Premier Foods says biofuel puts 'green tax' on bread
Premier Foods has blamed an "unprecedented" surge in global wheat costs
for a decision to increase bread and flour prices for the second time
The group, home to the Hovis and Mothers Pride brands, refused yesterday
to reveal the extent of the increase. However, Tesco immediately put the
price of a 800g loaf of Hovis up by 8p to more than £1. It was 88p last
Robert Schofield, chief executive of Premier Foods, said that the group
had no choice but to force through an increase as wheat prices had
doubled in the past year to £200 a tonne after a series of poor harvests
and Britain's wet summer.
Bread prices went up by 5p to 6p in February but wheat has continued to
climb on global markets. Wheat prices rose to records yesterday. In
Europe, a tonne of milling wheat for November delivery cost €282.
To eat . . . . or to drive?
Farmers all over the world are finding a sudden boom in demand for their
crops – but as fuel for cars rather than as food
Ice-cream makers hit by corn price rises
The price of milk in the US has surged to a near-record, in part because
of the increasing costs of feeding a dairy herd
* Milk price soars as drought hits dairy industry
* British dairy farmers on way out too soon to milk higher prices
* Tempus comment: Food for thought
* Premier Foods axes six factories and 600 jobs
* Warning bells as the cost of bread rises
Mr Schofield said that a further price rise on bread and flour may be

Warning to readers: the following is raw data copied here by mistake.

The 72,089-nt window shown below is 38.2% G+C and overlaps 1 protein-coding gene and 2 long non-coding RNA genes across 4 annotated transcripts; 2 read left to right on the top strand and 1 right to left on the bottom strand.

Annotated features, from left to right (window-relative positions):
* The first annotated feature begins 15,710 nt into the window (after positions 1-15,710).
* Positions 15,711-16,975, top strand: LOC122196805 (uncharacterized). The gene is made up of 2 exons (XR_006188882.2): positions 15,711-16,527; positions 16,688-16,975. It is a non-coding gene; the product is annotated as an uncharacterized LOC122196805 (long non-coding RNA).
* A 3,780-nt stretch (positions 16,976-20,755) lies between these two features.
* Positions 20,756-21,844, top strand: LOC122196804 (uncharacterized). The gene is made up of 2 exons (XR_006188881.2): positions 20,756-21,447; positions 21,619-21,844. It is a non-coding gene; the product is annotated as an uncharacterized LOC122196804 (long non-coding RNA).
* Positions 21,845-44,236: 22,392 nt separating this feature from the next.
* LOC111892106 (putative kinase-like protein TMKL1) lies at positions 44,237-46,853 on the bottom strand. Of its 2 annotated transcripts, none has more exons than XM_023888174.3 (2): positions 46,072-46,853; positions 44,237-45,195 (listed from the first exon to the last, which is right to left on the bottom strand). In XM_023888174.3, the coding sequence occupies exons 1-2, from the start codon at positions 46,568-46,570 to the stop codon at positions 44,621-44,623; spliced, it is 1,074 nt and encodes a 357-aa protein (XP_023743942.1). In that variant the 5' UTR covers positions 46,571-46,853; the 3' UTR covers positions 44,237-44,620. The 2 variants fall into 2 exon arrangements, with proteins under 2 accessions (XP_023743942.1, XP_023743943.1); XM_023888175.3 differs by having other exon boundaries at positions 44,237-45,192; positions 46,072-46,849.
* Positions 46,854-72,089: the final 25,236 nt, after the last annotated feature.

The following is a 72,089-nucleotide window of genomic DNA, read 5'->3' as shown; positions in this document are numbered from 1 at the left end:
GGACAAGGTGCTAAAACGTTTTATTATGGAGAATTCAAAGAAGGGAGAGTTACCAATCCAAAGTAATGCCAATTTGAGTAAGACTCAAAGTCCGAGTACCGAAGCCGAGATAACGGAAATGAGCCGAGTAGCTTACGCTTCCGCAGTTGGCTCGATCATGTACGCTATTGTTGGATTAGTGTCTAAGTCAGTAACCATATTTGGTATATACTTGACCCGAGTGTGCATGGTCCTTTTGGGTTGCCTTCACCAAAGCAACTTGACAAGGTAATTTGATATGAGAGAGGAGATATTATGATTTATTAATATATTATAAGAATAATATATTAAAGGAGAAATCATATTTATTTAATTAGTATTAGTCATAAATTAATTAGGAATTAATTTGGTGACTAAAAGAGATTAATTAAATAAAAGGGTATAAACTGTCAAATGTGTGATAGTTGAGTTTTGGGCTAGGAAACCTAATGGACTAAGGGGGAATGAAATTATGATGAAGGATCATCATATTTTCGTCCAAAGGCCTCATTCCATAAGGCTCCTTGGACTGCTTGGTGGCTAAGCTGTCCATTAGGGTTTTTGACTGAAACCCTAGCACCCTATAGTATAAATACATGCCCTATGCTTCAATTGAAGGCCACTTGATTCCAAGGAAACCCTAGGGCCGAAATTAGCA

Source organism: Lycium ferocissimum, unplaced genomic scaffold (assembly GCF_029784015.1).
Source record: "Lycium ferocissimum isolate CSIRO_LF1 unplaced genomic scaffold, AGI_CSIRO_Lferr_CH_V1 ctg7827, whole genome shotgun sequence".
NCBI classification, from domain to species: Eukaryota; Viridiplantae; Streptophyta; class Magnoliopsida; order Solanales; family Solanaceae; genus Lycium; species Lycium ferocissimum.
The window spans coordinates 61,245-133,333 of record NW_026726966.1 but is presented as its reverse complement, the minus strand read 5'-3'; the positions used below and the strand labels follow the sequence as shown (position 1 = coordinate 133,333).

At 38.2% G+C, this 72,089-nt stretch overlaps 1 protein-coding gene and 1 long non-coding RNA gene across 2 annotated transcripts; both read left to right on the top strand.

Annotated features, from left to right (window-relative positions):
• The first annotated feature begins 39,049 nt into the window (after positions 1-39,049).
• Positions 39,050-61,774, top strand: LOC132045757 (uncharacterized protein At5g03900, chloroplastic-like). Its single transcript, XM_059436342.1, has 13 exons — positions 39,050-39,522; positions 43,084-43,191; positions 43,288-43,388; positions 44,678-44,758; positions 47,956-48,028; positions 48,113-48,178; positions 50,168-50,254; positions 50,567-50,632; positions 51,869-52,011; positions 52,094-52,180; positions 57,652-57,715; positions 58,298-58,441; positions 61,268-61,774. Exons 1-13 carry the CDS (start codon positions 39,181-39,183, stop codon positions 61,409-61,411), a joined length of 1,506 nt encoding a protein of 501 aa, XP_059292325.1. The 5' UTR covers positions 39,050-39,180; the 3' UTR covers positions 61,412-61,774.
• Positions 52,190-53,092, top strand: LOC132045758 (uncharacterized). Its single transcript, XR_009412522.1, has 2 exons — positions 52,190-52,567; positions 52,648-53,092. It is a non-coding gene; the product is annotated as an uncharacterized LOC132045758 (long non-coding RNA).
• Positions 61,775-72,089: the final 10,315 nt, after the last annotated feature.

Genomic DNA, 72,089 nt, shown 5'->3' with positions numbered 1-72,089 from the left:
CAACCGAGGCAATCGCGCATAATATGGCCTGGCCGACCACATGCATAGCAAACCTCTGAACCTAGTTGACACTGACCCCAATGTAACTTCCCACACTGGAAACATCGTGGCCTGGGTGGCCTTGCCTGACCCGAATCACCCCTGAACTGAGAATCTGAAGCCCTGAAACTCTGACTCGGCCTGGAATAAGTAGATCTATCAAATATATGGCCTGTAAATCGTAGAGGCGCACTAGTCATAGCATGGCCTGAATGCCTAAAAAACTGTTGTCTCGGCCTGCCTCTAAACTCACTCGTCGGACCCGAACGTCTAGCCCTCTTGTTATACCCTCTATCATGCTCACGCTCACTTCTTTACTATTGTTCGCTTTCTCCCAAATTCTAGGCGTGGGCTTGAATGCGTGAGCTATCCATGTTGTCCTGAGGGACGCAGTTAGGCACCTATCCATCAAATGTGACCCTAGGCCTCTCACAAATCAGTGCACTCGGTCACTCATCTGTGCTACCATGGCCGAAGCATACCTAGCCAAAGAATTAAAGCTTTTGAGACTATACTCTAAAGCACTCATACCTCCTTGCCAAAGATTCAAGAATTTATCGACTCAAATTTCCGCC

necessary before the end of the year. He added that other food products
were also facing inflationary pressure in part because of the desire by
governments to clear more farmland for biofuel products.
"Everyone is focusing on wheat and bread prices at the moment, but there
is a general food inflation that hasn't been with us since the 1990s,"
Mr Schofield said. "As long as governments are going to grow fuel, there
will be, in effect, an environment tax on food."
Half-year results showed that profits at Premier's Bread Bakeries unit
halved to £19 million to June 30. Pretax profits fell nearly 50 per cent
to £13.9 million.
However, turnover more than doubled to £899 million given last year's
acquisitions of RHM and the UK arm of Campbell's Soup.
The shares, down 28 per cent since February, closed up 10½p at 251p. Mr
Schofield bought stock worth £123,500 yesterday.
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